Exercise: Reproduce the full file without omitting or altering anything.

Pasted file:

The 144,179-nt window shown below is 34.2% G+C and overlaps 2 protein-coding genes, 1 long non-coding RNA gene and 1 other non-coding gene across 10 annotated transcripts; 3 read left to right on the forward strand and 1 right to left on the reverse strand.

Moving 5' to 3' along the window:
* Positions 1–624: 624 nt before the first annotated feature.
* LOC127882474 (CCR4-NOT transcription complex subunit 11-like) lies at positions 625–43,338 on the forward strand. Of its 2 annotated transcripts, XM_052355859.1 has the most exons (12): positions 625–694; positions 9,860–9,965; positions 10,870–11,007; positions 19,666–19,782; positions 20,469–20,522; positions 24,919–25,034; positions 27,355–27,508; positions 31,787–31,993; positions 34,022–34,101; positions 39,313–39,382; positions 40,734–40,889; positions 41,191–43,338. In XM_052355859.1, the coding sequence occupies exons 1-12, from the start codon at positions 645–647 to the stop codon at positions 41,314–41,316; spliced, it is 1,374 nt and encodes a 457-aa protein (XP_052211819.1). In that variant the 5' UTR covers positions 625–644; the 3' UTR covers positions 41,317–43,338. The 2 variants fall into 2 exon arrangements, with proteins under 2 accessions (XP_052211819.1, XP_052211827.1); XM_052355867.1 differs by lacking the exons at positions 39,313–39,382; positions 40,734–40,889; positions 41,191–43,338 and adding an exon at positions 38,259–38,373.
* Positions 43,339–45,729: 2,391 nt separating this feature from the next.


The 144,179-nt window shown below is 34.2% G+C and overlaps 2 protein-coding genes, 1 long non-coding RNA gene and 1 other non-coding gene across 10 annotated transcripts; 3 read left to right on the forward strand and 1 right to left on the reverse strand.

Moving 5' to 3' along the window:
* Positions 1–624: 624 nt before the first annotated feature.
* LOC127882474 (CCR4-NOT transcription complex subunit 11-like) lies at positions 625–43,338 on the forward strand. Of its 2 annotated transcripts, XM_052355859.1 has the most exons (12): positions 625–694; positions 9,860–9,965; positions 10,870–11,007; positions 19,666–19,782; positions 20,469–20,522; positions 24,919–25,034; positions 27,355–27,508; positions 31,787–31,993; positions 34,022–34,101; positions 39,313–39,382; positions 40,734–40,889; positions 41,191–43,338. In XM_052355859.1, the coding sequence occupies exons 1-12, from the start codon at positions 645–647 to the stop codon at positions 41,314–41,316; spliced, it is 1,374 nt and encodes a 457-aa protein (XP_052211819.1). In that variant the 5' UTR covers positions 625–644; the 3' UTR covers positions 41,317–43,338. The 2 variants fall into 2 exon arrangements, with proteins under 2 accessions (XP_052211819.1, XP_052211827.1); XM_052355867.1 differs by lacking the exons at positions 39,313–39,382; positions 40,734–40,889; positions 41,191–43,338 and adding an exon at positions 38,259–38,373.
* Positions 43,339–45,729: 2,391 nt separating this feature from the next.